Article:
It was a dark, silvery afternoon…the wind howling at 90km an hour and I was headed to the lake to take pictures of the waves, of course.
As I approached the Lake Erie shoreline, I caught glimpses of the spray between houses and cottages and my anticipation grew and I became mono focused on capturing “the” picture.
Newbie photographer than I am, I plowed up onto the pier concentrating on one thing—getting some good shots.
Another photographer who braved the winds and lurking dangers came up to me with his wife and warned me not to get near the canal, or I could be blown in and drown like others had before me.
It's not that bad out here, I thought.
Suddenly—a wind shear—one of the most powerful jolts I have ever experienced, almost blew me over. I dug my feet down with all my might.
The photographer and his wife shouted to me that my red mitts blew out of my coat pocket and were now floating in the canal!
We all moved behind one of the benches cemented to the pier to keep us grounded and from being blown in.
Of course I had my camera pointed to the bright speck bobbing around the swells.
It’s amazing what you’ll tell yourself when you feel excitement—you’ll even re-name fear and call it something else.
After a brief lunch break at the beach cafe, I made my way back to my vehicle.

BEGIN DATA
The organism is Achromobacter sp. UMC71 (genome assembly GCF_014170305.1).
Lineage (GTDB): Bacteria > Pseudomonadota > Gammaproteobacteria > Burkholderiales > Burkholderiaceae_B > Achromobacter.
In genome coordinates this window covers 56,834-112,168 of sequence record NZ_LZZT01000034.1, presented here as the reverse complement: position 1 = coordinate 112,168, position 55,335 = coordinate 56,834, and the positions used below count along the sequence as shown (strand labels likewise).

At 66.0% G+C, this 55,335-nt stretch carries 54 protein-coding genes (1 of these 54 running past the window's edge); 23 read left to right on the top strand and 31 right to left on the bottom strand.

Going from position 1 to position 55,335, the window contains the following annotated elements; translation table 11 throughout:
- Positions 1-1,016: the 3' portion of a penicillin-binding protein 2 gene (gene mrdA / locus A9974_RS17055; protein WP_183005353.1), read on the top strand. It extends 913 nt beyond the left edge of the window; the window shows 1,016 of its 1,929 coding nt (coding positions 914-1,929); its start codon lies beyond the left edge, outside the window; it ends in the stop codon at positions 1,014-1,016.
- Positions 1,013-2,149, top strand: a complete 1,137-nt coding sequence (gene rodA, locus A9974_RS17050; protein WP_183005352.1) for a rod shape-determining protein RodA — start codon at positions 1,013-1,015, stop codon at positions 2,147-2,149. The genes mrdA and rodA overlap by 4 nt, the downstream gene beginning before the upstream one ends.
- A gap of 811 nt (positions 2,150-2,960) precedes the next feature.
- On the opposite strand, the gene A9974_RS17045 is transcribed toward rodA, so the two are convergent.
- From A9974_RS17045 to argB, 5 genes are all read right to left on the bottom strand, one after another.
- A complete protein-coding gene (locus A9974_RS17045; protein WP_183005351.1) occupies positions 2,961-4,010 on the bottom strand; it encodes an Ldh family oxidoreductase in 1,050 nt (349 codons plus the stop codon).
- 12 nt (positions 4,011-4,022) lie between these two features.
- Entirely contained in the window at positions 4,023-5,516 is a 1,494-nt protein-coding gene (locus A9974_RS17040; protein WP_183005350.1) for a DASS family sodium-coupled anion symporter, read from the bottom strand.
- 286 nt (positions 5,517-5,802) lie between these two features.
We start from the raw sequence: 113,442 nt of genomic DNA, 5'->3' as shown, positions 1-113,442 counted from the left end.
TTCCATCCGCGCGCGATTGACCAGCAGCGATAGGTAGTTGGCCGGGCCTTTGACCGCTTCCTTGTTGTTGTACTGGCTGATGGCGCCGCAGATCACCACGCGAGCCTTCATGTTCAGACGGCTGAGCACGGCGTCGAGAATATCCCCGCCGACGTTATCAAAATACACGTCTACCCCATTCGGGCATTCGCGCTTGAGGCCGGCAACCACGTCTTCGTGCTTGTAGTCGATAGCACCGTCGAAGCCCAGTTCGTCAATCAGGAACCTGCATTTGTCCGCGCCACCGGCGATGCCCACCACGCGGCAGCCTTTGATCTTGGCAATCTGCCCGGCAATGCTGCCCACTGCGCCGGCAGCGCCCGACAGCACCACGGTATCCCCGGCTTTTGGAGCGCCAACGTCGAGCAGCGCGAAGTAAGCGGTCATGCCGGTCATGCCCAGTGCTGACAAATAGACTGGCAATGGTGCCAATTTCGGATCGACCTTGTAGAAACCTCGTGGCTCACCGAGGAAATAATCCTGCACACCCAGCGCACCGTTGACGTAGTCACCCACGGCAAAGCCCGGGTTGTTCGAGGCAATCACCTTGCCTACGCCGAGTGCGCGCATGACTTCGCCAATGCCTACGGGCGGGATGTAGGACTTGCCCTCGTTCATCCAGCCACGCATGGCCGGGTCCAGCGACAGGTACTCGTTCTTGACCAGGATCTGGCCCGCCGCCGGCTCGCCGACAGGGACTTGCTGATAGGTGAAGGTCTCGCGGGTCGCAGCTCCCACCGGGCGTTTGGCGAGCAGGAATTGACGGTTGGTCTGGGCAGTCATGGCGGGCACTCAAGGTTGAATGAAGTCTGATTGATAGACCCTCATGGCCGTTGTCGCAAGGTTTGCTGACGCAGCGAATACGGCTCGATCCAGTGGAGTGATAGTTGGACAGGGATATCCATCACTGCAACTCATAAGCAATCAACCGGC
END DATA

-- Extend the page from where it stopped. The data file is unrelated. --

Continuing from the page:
But the winds picked up again and I found myself swarmed by seagulls.
Click, click, click.
Everyone jumped into their cars, but I kept my camera pointed upwards.
Purple poop splattered my SUV and other cars on the pier.
People began honking their horns to scare the seagulls away.
People were acting crazy like they were experiencing PTSD from Alfred Hitchcock’s The Birds.
Not me, I’m super photographer.
But afterwards, back at my desk, I left off editing the images.
My mind was filled with white spume, gray waves and a leaden sky. But what was it that burdened me?
I felt as if a heavy iron lid clanged down over me, shutting up the heavens and the wild delight of a March day at the lake—and then it hit me.
The one thing I had left of Blake was claimed by the waves.
He bought me those wool mittens at Whistler when we were waiting for the Peak 2 Peak Gondola.
We rode in that glass enclosed cabin with a 360 degree view of mountains and trees—suspended like a tiny red bead on a wire stretched between two peaks.
And I thought it would go on forever—that this was a turning point in our lives and I saw our future ahead of us, gliding effortlessly through space.
Until the day I found him with Anne and watched the silver cord that joined us break.
And what joins us now is vague—is it mountains, snow? Or the bitter years it took to realize…
He had no memory of that day.